My scheme is simple. I have arranged the poets as nearly as possible in order of birth, with such groupings of anonymous pieces as seemed convenient. For convenience, too, as well as to avoid a dispute-royal, I have gathered the most of the Ballads into the middle of the Seventeenth Century; where they fill a languid interval between two winds of inspirationÑthe Italian dying down with Milton and the French following at the heels of the restored Royalists. For convenience, again, I have set myself certain rules of spelling. In the very earliest poems inflection and spelling are structural, and to modernize is to destroy. But as old inflections fade into modern the old spelling becomes less and less vital, and has been brought (not, I hope, too abruptly) into line with that sanctioned by use and familiar. To do this seemed wiser than to discourage many readers for the sake of diverting others by a scent of antiquity whichÑto be essentialÑ should breathe of something rarer than an odd arrangement of type. But there are scholars whom I cannot expect to agree with me; and to conciliate them I have excepted Spenser and Milton from the rule.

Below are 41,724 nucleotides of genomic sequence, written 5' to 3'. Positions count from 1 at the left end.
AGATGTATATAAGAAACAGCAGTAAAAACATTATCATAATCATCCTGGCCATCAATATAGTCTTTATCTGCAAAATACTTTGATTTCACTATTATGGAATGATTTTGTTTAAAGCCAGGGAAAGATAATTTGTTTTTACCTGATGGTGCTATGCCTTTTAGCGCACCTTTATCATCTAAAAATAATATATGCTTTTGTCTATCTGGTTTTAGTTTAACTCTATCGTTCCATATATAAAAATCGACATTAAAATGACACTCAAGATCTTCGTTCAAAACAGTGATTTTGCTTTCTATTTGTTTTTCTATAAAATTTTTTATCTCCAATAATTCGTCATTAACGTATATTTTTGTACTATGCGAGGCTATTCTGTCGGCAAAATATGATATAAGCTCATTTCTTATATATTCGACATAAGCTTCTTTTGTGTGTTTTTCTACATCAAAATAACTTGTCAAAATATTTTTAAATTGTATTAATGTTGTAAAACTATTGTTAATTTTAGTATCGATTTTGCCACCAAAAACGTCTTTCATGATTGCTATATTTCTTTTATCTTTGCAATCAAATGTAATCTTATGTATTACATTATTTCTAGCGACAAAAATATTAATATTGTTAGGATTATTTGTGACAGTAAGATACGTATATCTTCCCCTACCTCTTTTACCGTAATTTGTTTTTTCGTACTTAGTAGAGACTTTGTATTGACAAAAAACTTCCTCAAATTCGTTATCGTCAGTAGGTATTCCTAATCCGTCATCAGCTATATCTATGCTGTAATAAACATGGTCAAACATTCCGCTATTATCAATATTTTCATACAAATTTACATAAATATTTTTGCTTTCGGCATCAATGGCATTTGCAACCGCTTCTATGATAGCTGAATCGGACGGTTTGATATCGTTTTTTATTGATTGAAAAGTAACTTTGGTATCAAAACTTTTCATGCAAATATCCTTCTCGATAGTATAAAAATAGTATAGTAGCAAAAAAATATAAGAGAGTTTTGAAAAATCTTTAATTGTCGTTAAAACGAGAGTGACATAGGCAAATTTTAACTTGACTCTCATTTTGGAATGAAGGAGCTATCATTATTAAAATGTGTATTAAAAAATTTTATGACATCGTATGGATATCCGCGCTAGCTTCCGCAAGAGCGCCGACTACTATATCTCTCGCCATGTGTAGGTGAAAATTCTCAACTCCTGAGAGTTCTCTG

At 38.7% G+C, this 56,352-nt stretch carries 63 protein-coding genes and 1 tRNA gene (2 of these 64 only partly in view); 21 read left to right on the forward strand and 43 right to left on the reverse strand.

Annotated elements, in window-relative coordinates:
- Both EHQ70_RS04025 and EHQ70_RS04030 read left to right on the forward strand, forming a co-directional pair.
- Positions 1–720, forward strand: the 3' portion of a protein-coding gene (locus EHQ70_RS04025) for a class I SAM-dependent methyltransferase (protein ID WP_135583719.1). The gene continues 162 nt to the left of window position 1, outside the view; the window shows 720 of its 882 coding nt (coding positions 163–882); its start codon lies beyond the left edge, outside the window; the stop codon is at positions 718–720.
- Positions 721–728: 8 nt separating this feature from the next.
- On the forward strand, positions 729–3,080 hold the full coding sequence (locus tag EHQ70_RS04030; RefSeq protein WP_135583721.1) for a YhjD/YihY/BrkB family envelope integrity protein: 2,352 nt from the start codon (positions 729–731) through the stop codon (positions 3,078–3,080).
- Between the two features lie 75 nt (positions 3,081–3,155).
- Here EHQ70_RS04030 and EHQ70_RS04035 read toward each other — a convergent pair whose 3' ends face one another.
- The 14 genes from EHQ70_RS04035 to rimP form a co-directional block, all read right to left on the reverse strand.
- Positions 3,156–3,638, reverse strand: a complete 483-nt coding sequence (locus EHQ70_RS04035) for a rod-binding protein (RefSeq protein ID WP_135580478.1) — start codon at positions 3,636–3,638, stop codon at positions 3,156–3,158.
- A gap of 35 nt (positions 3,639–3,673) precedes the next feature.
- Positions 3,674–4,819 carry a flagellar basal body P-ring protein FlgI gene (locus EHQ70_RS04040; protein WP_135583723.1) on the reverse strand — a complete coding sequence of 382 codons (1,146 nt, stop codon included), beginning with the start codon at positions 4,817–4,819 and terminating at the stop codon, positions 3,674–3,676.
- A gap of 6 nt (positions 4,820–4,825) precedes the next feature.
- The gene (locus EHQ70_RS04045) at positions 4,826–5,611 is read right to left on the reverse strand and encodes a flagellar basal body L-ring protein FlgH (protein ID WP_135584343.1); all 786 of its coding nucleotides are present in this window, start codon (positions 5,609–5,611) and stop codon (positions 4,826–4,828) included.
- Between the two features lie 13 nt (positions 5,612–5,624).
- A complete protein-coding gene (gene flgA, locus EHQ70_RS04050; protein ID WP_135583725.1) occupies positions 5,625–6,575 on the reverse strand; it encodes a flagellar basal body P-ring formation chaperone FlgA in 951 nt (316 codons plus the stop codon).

Glosses of archaic and otherwise difficult words are given at the foot of the page: but the text has not been disfigured with reference-marks. And rather than make the book unwieldy I have eschewed notesÑreluctantly when some obscure passage or allusion seemed to ask for a timely word; with more equanimity when the temptation was to criticize or 'appreciate.' For the function of the anthologist includes criticizing in silence.